“My first job was with the Alabama Department of Public Health. I did site assessments and inspections on private onsite sanitary systems, [septic tanks], in rural Tuscaloosa. I saw a lot of poor people unable to afford adequate sanitation, and that inspired me to find a solution. So, I decided to get an environmental engineering degree.”
Achievements and Activism
Goodson, a member of Delta Sigma Theta Sorority, Incorporated, would become the first Black woman to earn a Ph.D. in civil and environmental engineering from UA in 2013. Asked how it feels, she said, “Honestly, I’m very proud of myself for attaining my degree. I had no idea that I would be making history. I want to do more with the training I received in my program, and I want to make a significant difference in the field of water resources.”
Goodson’s vast experience includes wastewater management, stormwater quality, and environmental regulation, and she is committed to environmental protection. One of the many roles she holds as an environmentalist is climate and sustainability coordinator for Hometown Action, an Alabama nonprofit that specializes in grassroots organizing.
“The simple way to explain organizing is that you bring people together to come up with a plan to bring the changes that they want to see in their communities,” said Goodson.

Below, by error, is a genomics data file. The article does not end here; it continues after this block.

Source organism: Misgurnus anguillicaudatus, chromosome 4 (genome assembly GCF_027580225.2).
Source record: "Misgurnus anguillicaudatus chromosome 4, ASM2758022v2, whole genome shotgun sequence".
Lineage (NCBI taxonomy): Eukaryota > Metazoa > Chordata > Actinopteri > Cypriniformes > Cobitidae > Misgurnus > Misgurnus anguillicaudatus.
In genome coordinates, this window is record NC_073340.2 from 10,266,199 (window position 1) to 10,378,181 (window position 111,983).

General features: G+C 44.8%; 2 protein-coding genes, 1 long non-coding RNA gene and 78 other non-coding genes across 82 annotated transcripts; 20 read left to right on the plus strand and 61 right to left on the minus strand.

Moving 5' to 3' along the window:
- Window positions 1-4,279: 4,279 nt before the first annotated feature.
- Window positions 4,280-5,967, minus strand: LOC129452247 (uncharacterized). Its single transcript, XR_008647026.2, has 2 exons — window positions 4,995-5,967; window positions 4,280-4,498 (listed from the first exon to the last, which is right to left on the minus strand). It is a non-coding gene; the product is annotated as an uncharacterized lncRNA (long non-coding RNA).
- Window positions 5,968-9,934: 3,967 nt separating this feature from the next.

“Hometown helps communities organize themselves. This brings political power, community empowerment, and self-autonomy. I help organize communities about their climate needs. I found out about Hometown through a colleague in 2020, and I started as a phone texter to get people to go out and vote during [the COVID-19 pandemic].”
Outside Of Work
Goodson enjoys watching biopics. “I love biographical movies that talk about how important people got to where they are and [what contributed to] the amazing things that they do or have done,” she said. “I read ‘The Autobiography of Malcolm X’ and watched the movie, [‘Malcolm X’]. It changed my life,” she said of the book (penned in collaboration with renowned author Alex Haley) and film (directed by Academy Award–winning filmmaker Spike Lee) about the life of el-Hajj Malik el-Shabazz, born Malcolm Little and better known as Malcolm X, who was assassinated on Feb. 21, 1963.
Her favorite food is Mexican, and her favorite color is Delta red.
Goodson said she is “a single Black woman in my late 40s who has never been married, and I have no children. I help support my mom, and I am holding on to the desire to be married.”
Updated at 8:38 p.m. on 10/2/2023 to correct Goodson’s title with the Cahaba River Society.